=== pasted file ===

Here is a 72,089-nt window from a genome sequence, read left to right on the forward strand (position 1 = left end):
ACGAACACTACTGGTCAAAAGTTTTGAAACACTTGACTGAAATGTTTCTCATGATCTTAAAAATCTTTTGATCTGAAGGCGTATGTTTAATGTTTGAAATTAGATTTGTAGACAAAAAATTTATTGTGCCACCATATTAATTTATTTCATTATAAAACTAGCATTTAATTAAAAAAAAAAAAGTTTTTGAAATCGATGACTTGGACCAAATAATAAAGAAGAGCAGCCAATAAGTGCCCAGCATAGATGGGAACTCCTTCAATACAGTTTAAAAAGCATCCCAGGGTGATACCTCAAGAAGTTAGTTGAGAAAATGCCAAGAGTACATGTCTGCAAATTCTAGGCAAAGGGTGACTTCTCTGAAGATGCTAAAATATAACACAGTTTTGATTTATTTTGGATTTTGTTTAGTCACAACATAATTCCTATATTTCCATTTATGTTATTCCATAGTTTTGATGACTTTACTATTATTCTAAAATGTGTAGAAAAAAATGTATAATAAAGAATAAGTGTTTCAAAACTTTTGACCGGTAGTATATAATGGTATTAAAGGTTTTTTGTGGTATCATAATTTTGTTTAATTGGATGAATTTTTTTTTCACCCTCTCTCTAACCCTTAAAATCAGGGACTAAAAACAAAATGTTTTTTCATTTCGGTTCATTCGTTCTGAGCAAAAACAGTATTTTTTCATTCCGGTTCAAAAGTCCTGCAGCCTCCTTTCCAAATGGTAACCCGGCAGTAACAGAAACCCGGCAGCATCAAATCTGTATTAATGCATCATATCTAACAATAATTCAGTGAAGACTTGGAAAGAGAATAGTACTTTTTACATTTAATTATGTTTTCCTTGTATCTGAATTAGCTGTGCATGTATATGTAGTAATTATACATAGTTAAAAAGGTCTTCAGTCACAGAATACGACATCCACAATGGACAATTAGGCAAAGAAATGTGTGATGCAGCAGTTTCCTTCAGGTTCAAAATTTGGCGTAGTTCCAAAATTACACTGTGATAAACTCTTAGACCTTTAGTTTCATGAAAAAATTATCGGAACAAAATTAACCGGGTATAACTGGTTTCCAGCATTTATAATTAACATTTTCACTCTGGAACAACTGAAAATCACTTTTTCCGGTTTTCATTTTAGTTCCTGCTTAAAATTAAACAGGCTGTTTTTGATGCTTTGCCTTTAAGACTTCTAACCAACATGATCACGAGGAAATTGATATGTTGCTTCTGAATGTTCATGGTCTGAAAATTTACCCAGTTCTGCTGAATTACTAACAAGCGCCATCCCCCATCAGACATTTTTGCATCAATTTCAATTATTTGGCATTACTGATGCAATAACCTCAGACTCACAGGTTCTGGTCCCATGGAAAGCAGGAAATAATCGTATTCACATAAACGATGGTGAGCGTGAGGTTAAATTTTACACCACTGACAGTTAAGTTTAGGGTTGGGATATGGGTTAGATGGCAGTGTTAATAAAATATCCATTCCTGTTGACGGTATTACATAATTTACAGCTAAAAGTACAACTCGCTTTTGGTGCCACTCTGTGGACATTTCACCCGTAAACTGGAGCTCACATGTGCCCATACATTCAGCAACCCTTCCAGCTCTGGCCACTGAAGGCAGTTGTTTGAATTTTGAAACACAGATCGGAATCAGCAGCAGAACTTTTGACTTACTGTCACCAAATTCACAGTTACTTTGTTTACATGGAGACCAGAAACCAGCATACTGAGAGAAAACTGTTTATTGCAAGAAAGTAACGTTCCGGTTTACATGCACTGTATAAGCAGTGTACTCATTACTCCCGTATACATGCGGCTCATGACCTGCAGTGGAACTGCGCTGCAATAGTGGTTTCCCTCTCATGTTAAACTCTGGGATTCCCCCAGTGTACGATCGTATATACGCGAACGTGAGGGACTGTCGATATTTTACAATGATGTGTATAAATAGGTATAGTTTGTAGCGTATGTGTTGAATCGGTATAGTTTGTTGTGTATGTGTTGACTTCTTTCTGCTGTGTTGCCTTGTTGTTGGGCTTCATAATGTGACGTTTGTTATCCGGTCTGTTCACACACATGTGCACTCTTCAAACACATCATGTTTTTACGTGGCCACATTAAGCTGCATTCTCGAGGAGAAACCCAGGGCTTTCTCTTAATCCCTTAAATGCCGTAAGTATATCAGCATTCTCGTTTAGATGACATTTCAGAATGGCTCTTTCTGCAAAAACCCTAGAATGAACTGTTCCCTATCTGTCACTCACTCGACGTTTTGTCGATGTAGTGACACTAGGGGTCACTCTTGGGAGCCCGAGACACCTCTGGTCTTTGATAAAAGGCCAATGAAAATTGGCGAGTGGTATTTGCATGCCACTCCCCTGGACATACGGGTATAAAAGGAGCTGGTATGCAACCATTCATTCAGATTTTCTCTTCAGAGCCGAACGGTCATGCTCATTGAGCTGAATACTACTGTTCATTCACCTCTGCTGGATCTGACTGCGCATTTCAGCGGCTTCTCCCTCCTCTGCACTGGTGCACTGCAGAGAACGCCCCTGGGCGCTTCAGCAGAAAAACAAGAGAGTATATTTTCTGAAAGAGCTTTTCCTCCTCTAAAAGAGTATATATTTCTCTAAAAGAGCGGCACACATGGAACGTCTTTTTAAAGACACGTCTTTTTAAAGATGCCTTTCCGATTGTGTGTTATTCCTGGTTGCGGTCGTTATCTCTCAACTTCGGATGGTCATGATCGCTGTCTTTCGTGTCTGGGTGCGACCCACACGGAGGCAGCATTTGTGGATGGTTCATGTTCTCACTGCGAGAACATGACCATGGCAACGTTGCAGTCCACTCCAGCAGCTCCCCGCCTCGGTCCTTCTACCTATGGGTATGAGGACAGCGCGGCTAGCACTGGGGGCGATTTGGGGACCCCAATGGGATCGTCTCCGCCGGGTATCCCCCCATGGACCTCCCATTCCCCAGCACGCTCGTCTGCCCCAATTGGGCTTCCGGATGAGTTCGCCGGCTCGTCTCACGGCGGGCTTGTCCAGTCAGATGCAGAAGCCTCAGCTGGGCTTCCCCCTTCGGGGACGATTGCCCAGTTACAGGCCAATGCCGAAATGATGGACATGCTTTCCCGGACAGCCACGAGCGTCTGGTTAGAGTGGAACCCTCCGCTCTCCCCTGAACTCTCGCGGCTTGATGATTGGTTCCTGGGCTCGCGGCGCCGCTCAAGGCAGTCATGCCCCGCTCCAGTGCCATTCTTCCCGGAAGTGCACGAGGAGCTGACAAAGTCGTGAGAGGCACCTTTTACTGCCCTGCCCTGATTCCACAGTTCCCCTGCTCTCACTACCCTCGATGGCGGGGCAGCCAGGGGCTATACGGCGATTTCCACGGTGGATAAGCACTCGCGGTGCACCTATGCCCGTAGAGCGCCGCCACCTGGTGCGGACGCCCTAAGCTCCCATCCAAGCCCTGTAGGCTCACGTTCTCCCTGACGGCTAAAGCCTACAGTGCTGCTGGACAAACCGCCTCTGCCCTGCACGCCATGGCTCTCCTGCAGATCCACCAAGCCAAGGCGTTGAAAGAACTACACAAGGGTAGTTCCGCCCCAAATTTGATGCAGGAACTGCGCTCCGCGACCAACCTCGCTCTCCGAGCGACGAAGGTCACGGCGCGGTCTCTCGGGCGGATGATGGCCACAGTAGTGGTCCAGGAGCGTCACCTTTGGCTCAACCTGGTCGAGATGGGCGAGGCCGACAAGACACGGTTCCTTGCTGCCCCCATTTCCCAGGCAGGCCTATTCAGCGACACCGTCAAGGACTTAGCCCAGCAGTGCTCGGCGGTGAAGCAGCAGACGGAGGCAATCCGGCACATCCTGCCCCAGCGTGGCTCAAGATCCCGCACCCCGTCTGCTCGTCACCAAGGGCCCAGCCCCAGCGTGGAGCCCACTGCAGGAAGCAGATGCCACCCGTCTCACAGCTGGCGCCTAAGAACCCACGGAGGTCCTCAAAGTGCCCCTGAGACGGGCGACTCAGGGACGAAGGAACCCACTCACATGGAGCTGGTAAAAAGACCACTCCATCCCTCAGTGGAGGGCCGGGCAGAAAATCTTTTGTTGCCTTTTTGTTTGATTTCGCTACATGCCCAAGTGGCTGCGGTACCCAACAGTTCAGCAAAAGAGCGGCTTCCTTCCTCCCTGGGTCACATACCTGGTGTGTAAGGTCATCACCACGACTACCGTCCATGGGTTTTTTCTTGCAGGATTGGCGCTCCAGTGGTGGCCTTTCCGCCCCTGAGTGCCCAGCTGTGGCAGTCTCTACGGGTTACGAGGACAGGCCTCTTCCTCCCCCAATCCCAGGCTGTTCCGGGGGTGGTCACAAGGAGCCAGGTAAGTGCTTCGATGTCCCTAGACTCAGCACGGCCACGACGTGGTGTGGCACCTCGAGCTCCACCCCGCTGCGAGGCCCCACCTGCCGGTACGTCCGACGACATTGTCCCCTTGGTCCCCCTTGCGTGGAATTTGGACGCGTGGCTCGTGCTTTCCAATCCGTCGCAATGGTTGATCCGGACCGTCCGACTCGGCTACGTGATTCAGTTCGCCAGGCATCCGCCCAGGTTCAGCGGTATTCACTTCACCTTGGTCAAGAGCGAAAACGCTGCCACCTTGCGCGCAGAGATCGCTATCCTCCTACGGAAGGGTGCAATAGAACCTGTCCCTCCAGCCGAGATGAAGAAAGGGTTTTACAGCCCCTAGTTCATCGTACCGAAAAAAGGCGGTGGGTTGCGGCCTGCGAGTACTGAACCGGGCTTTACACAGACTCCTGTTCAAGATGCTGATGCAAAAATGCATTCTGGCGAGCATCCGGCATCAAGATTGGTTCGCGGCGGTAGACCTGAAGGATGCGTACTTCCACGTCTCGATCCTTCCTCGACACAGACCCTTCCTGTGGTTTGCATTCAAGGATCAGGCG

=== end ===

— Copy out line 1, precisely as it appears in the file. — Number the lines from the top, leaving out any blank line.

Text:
Here is a 72,089-nt window from a genome sequence, read left to right on the forward strand (position 1 = left end):